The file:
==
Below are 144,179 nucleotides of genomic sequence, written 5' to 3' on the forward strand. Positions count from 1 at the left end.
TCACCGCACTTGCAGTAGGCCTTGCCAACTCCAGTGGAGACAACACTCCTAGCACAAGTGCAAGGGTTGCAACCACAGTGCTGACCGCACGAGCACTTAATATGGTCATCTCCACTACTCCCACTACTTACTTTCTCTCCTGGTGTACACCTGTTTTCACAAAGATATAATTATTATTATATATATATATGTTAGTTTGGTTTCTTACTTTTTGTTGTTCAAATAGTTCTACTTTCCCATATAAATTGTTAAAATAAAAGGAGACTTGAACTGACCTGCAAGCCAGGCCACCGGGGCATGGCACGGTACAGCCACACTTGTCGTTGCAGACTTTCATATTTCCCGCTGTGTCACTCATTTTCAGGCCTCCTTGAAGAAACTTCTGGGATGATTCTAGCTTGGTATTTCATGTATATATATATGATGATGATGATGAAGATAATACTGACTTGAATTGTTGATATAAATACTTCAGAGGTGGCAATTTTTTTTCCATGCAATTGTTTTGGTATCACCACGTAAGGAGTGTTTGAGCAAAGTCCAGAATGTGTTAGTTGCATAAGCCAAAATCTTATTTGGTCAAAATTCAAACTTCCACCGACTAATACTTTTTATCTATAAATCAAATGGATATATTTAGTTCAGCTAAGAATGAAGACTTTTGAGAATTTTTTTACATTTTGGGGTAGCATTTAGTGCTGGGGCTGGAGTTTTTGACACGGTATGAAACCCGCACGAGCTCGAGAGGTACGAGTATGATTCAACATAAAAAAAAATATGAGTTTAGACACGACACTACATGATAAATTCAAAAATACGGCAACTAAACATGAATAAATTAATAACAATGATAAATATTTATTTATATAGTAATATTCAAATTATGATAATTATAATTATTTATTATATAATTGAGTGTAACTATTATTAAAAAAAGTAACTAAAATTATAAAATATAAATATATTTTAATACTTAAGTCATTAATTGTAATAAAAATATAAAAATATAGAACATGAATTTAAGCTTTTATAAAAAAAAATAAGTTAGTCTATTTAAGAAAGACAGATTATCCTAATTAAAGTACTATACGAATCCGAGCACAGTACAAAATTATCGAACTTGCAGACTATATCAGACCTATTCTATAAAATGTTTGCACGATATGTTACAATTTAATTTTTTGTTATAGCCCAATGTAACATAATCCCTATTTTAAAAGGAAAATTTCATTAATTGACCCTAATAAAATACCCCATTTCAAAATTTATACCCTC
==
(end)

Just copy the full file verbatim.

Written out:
Below are 144,179 nucleotides of genomic sequence, written 5' to 3' on the forward strand. Positions count from 1 at the left end.
TCACCGCACTTGCAGTAGGCCTTGCCAACTCCAGTGGAGACAACACTCCTAGCACAAGTGCAAGGGTTGCAACCACAGTGCTGACCGCACGAGCACTTAATATGGTCATCTCCACTACTCCCACTACTTACTTTCTCTCCTGGTGTACACCTGTTTTCACAAAGATATAATTATTATTATATATATATATGTTAGTTTGGTTTCTTACTTTTTGTTGTTCAAATAGTTCTACTTTCCCATATAAATTGTTAAAATAAAAGGAGACTTGAACTGACCTGCAAGCCAGGCCACCGGGGCATGGCACGGTACAGCCACACTTGTCGTTGCAGACTTTCATATTTCCCGCTGTGTCACTCATTTTCAGGCCTCCTTGAAGAAACTTCTGGGATGATTCTAGCTTGGTATTTCATGTATATATATATGATGATGATGATGAAGATAATACTGACTTGAATTGTTGATATAAATACTTCAGAGGTGGCAATTTTTTTTCCATGCAATTGTTTTGGTATCACCACGTAAGGAGTGTTTGAGCAAAGTCCAGAATGTGTTAGTTGCATAAGCCAAAATCTTATTTGGTCAAAATTCAAACTTCCACCGACTAATACTTTTTATCTATAAATCAAATGGATATATTTAGTTCAGCTAAGAATGAAGACTTTTGAGAATTTTTTTACATTTTGGGGTAGCATTTAGTGCTGGGGCTGGAGTTTTTGACACGGTATGAAACCCGCACGAGCTCGAGAGGTACGAGTATGATTCAACATAAAAAAAAATATGAGTTTAGACACGACACTACATGATAAATTCAAAAATACGGCAACTAAACATGAATAAATTAATAACAATGATAAATATTTATTTATATAGTAATATTCAAATTATGATAATTATAATTATTTATTATATAATTGAGTGTAACTATTATTAAAAAAAGTAACTAAAATTATAAAATATAAATATATTTTAATACTTAAGTCATTAATTGTAATAAAAATATAAAAATATAGAACATGAATTTAAGCTTTTATAAAAAAAAATAAGTTAGTCTATTTAAGAAAGACAGATTATCCTAATTAAAGTACTATACGAATCCGAGCACAGTACAAAATTATCGAACTTGCAGACTATATCAGACCTATTCTATAAAATGTTTGCACGATATGTTACAATTTAATTTTTTGTTATAGCCCAATGTAACATAATCCCTATTTTAAAAGGAAAATTTCATTAATTGACCCTAATAAAATACCCCATTTCAAAATTTATACCCTC